According to US officials familiar with the president’s deliberations, President Joe Biden expects to follow through on a campaign promise to officially recognize the Ottoman Empire’s massacres against the Armenian people more than a century ago in modern-day Turkey as genocide on Saturday.
On Friday, Biden spoke with Turkish President Recep Tayyip Erdogan in advance of his decision to use the word genocide to identify the killings and deportations of hundreds of thousands of Armenians in a presidential declaration commemorating Armenian Genocide Remembrance Day.
Presidents of the United States have recognized Remembrance Day to commemorate the events of 1915 to 1923 for decades but have avoided using the word “genocide” to avoid alienating Turkey.
Following Friday’s call, the US and Turkish governments issued separate statements that made no mention of the American plan to recognize the Armenian genocide.
Biden told Erdogan, according to the White House, that he wants to strengthen the two countries relationship and find a way to “manage conflicts effectively.”
They have decided to meet at the NATO summit in Brussels in June for a bilateral meeting.
As a nominee, Biden promised to accept the Armenian genocide as genocide, claiming that “silence is complicity.”
According to officials who spoke on the condition of anonymity to explain Biden’s deliberations and plans, Biden decided to meet with Erdogan before making the formal acknowledgment.
The two leaders spoke for the first time on Friday since Biden took office more than three months ago.
In Ankara, the delay had become a troubling sign; Erdogan had a strong relationship with former President Donald Trump and had hoped for a fresh start considering his past disagreements with Biden.
Erdogan reiterated his long-held argument that the United States is helping Kurdish fighters in Syria who are linked to the Iraq-based Kurdistan Workers’ Party or PKK.
Turkey has conducted military operations against PKK enclaves in northern Iraq and US-allied Syrian Kurdish fighters in recent years.
The US State Department has classified the PKK as a terrorist entity, but Turkey has objected to the group’s links to Syrian Kurds.
According to a Turkish government statement, Erdogan also expressed concern about cleric Fethullah Gulen’s involvement in the United States, whom Ankara accuses of orchestrating a failed 2016 coup attempt.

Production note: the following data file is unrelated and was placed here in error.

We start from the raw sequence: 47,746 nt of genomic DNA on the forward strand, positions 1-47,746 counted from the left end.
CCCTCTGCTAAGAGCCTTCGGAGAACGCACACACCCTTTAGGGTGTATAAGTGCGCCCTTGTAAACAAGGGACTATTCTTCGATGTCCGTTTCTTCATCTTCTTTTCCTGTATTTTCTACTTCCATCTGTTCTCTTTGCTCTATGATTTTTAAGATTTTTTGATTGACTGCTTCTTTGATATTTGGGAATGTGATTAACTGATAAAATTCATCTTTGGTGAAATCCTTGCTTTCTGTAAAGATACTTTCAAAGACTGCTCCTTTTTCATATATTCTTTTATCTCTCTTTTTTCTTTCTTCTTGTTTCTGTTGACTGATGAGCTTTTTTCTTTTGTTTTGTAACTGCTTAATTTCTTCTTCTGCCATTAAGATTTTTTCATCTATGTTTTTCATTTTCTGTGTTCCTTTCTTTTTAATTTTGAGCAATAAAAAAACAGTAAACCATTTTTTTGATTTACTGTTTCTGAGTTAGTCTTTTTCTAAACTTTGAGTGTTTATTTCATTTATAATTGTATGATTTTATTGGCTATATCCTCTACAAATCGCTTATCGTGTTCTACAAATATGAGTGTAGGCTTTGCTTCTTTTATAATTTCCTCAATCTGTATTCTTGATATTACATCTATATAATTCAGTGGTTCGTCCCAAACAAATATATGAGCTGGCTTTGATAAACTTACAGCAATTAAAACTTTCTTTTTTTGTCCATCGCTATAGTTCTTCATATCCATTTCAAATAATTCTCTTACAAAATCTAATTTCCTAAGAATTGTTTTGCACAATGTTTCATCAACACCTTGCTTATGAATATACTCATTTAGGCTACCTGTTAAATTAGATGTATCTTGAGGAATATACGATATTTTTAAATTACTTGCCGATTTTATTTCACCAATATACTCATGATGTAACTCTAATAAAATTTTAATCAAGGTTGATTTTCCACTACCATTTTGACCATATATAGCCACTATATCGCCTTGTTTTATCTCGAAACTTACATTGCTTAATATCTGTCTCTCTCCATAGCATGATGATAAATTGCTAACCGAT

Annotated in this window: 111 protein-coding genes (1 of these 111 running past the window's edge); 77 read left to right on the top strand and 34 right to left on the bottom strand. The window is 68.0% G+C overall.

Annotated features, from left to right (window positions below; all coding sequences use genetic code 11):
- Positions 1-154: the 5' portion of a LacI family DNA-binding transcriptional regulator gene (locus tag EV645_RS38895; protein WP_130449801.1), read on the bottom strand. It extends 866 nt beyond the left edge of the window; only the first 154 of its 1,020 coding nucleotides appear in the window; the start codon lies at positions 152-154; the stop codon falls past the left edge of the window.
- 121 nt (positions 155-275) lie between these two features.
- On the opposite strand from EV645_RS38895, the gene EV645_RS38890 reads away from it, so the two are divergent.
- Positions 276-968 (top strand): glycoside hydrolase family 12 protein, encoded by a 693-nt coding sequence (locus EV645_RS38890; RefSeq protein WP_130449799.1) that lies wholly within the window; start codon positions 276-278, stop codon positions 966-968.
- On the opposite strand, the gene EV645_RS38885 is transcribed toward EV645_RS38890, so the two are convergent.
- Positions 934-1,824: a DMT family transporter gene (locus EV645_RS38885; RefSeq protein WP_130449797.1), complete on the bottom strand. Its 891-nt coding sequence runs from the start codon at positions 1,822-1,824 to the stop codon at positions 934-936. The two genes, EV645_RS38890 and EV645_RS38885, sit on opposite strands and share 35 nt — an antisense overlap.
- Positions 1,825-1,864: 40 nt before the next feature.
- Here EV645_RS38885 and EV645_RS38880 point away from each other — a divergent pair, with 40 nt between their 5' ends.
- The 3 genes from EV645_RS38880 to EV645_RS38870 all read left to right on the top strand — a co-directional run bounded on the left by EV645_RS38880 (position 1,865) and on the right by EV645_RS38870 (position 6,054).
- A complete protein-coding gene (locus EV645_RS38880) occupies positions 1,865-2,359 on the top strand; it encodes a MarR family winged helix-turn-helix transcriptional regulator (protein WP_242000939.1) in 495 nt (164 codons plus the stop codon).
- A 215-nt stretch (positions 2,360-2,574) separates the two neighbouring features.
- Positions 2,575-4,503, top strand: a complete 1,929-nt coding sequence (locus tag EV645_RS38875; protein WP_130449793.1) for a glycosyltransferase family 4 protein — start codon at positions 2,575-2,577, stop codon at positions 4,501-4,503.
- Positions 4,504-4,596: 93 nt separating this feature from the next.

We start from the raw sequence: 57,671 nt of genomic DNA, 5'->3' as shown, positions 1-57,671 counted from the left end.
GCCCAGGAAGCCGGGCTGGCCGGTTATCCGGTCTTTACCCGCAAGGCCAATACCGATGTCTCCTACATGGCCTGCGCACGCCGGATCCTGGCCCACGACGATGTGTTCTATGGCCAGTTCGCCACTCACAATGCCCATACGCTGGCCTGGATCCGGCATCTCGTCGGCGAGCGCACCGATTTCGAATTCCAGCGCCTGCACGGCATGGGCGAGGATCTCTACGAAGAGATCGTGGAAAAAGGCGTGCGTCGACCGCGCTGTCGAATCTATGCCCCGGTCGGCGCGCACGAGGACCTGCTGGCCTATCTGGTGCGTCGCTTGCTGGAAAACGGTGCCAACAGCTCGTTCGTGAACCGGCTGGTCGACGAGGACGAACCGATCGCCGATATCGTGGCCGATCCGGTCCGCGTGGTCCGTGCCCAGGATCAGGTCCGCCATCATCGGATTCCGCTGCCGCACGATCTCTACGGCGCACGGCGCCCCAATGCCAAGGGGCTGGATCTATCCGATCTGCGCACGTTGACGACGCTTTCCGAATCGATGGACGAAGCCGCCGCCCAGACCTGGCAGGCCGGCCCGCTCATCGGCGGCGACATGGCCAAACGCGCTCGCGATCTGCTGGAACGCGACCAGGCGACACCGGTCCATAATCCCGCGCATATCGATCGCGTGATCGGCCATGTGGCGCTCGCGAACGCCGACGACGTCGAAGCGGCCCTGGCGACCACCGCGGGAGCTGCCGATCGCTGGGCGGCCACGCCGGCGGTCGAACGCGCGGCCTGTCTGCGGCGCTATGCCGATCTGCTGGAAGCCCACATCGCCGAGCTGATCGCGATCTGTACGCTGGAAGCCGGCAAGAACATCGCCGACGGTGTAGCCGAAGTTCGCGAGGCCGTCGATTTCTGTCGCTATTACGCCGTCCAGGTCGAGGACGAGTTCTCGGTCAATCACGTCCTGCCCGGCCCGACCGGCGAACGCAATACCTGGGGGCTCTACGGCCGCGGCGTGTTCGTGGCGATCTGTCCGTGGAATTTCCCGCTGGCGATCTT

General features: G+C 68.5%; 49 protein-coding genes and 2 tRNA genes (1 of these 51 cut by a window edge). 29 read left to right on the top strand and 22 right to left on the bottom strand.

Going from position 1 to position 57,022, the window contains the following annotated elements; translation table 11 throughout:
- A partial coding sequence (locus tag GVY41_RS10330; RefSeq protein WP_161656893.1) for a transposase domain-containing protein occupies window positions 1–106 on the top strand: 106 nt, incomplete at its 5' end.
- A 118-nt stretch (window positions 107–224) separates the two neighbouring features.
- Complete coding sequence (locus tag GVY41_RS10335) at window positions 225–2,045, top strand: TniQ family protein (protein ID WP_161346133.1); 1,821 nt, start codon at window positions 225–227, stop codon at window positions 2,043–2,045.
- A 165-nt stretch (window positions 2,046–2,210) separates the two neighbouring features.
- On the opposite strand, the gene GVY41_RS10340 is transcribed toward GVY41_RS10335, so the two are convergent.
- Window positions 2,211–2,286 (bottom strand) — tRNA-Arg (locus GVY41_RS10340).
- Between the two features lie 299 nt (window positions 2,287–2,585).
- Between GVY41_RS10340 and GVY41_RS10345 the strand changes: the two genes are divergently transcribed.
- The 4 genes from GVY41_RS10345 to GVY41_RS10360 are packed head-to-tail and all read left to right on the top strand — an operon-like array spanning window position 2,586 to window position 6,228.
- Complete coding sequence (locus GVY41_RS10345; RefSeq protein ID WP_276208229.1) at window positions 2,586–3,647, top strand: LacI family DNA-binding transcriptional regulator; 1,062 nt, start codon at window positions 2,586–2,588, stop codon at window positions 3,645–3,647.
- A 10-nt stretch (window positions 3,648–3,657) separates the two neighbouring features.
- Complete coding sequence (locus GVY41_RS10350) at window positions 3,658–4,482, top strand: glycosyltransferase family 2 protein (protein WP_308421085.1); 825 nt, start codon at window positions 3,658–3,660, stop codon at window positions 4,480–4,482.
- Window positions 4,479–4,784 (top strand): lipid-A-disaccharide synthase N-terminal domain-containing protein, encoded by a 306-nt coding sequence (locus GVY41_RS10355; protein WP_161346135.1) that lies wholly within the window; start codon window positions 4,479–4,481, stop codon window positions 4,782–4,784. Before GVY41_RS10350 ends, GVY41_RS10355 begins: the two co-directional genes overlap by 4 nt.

Gulen, who has lived in Pennsylvania since the late 1990s, claims he has little to do with the coup.
During the vote, Biden attracted the wrath of Turkish officials after speaking about supporting Turkey’s opposition to “autocrat” Erdogan in an interview with The New York Times.
Following Trump’s decision to withdraw troops from northern Syria, which paved the way for a Turkish military offensive against the Syrian Kurdish party, Biden accused Trump of betraying US allies in 2019.
Biden apologized to Erdogan in 2014, when he was vice president, for implying in a speech that Turkey aided the emergence of the Islamic State group by encouraging foreign fighters to cross Turkey’s border with Syria.
Biden has been urged by lawmakers and Armenian American activists to make the genocide announcement on or before Armenian Genocide Remembrance Day, which presidents usually commemorate with a proclamation.
The acknowledgment of genocide will resonate outside Armenia, according to Salpi Ghazarian, director of the University of Southern California’s Institute of Armenian Studies, because Biden has stated that respect for human rights would be a core concept in his foreign policy.
“For decades, the American commitment to universal human values has been challenged both within and outside the United States,” she said. “It is important for people around the world to maintain hope and confidence that America’s aspirational ideals are still valid, and that we can, in reality, accomplish multiple goals at once. We should continue to trade and have other relationships with countries while also emphasizing that a country cannot get away with killing its own citizens.”
Turkish Foreign Minister Mevlut Cavusoglu told the Biden administration earlier this week that recognition would “harm” US-Turkish ties.
Jen Psaki, the White House press secretary, refused to comment on Biden’s decision on Friday.
- President Joe Biden: AP